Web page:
Maybe the simplest explanation is best: while they favor Palestinian nationalism, Iranian imperialism and radical Islamism — and are prepared to keep quiet about the victimization of women and gays so as to avoid damaging these causes — they find the idea of Jewish nationalism, as expressed by the one Jewish state, repugnant.

18 replies »

  1. “… while they favor Palestinian nationalism, Iranian imperialism and radical Islamism — and are prepared to keep quiet about the victimization of women and gays so as to avoid damaging these causes — they find the idea of Jewish nationalism, as expressed by the one Jewish state, repugnant”

    All of which means that they are hypocrites as well as anti-Jewish racists. Just like the Guardian and CiF.

    Nice…. 😐

  2. Maybe the simplest explanation is best: It all centres around intellectual laziness.
    They do whatever is easy and fashionable.
    No need to think. No need to decide for oneself.
    Everyone does it, so they do it, too.

  3. Margie, I think you’re right about the “intellectual laziness” factor. While I don’t doubt that there’s a degree of malice also, I think that intellectual peer pressure (i.e., “spinelessness”) explains much of this dynamic.

  4. How amazing and yet I am not amazed. Can the list of acedemic names be made public? Why are these Israel bashers anonoymous? Who are they?

    This study in itself is worthy of it’s own website with a profile (based on profession only) on every acedemic listed there. They can then have the “right to reply” and dig their own grave even further explaining why they did not sign the second one.

    By the way. I see this excellent guest blog has the term “Honour” killing.
    I refer you to this article so we can erradicate this misleading term from our western terminology.

  5. new details of Rape by deceit
    we all remember the story and the rage and the articles on the guardian and around the world.
    According to the woman’s testimony in court, declassified at the request of the Israeli weekly HaIr, Kashur brutally raped her and left her half naked, bleeding and beaten in a stairwell.

    She told the court “he said that if I don’t stay silent and I don’t resist, then it would like end faster and it wouldn’t be like, he wouldn’t use force. I still resisted him and it was forced,” HaIr reported.

    Immediately after the incident she was taken by ambulance to Shaarei Tzedek Hospital, her testimony said, and from there she was taken to Kfar Shaul psychiatric hospital, the report said.

    In her testimony, the woman clarified that she was taken to Kfar Shaul because the hospital had a ward for women who had been sexually abused, HaIr said.

    According to the report, the initial rape charge was reduced to “rape by deceit” to avoid further traumatizing the woman, who had come under aggressive questioning about her history of being sexual abused, and her former occupation as a sex worker.

  6. wont hold my breath waiting for the msm to pick up the real details of the rape, and the fact that israel will be letting lose a filthy animal in a little over a year

    oh, and iran is poised to murder a woman for “adultery”….just last week, she got 99 lashes because of a mistake in identity of a picture published in a newspaper

    still waiting for the outrage for the academic community

  7. Thank you very much, Alex. This new information deserves wider circulation and explains much, especially the puzzling fact that there had been a plea bargain. Perhaps this site will follow through once the appeal begins as assuredly the Guardian will not.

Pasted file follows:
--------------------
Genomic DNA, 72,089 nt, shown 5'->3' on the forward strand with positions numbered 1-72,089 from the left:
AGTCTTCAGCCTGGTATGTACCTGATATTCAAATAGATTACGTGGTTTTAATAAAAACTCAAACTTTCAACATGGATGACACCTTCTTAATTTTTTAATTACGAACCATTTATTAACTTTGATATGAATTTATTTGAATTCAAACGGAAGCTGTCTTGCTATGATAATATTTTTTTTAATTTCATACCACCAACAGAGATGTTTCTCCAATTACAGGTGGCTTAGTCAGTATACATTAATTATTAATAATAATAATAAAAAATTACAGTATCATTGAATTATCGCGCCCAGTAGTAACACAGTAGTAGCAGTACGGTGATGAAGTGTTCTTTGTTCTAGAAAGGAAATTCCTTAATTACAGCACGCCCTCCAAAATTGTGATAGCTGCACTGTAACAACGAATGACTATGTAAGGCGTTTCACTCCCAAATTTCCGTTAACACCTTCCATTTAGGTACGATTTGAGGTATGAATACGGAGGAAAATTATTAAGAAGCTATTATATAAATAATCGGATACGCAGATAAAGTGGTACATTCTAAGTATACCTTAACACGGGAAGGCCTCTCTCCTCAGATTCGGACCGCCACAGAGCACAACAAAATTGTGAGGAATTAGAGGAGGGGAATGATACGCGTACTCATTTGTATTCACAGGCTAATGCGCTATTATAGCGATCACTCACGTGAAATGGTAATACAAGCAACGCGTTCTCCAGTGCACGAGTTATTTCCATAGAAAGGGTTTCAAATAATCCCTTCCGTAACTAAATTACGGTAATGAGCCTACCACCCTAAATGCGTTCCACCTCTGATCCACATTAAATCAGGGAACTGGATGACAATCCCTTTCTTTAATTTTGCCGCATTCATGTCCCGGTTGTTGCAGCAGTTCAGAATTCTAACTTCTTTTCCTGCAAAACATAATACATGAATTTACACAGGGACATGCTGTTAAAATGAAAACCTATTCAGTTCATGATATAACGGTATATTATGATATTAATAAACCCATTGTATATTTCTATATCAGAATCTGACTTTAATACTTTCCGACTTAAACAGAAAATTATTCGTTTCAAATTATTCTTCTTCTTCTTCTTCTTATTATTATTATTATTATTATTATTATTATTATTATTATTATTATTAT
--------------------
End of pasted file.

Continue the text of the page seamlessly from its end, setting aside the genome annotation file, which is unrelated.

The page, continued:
The newspaper published the woman’s name, and commented that Kushur’s “brief encounter” with her had “turned his life upside down.”

    Of course the Guardian would be horrified if a British woman’s name had been revealed in similar circumstances – but when it comes to Israeli women, anything goes.

    Can someone also provide a translation of the Haaretz article as we cannot rely on Haaretz to do so and Harriet and her friends at the Guardian do not speak/understand/read Hebrew.

  8. Dr Gottheil’s ingenious study is a classic.

    His meticulous research provides prima facie evidence that the vast majority of academics who publicly criticize Israel are not concerned about human rights in the Middle East at all.

    Their pretended concern is just a smoke-screen. Their real motivation is to delegitimize Israel – and the simplest explanation for that is anti-semitism.

  9. Margie.
    There are the leaders and then there are the followers.
    I would suggest that most of the academics questioned are the trend setters, and they are afflicted not so much by intellectual laziness, but rather by a deep-seated hatred of the Jewish state, which they camouflage by a faux concern for the “plight” of the Palestinians.
    The appalling lib dem peer, JennyTonge, is a prime example.

  10. The woman in this sordid saga has been brutalized and victimized her entire life. I didn’t know this fact when when I made that comment.

    ani mevakesh slicha.

  11. What a brilliant piece of research and how sad that it will not reach the MSM.

    If it were done in the UK, would he find even 27 academics prepared to endorse the statement? One would like to hope so, but I wouldn’t put any money on it.

    The stories coming out of our universities, colleges and academic unions are extremely worrying. It seems as if the Arab pound has had the effect of buying an awful lot of influence in what used to be centres of academic freedom and rational thought.

  12. Is Dr. Gottheil’s original petition (with or without signatures) available for public viewing? I mean, it’s a pretty important part of the story, but it doesn’t seem to be published anywhere… All we have are thumbnail descriptions of what it says and the kind of people who did/did not sign it.

    Before I condemn or praise anyone for their actions as concerns a given petition, I’d want to actually read the petition, so I can see for myself what they are or are not supporting… YMMV…

    Though I’m not an academic, I oppose poor treatment of people regardless of who is perpetrating it. Assuming the petitions actually were as described, I likely would’ve signed both of ’em… I’d be curious to hear from the non-signing academics themselves why they chose not to sign the latter petition… …but that requires actually finding and reading Dr. Gottheil’s petition… Let’s hope it becomes available…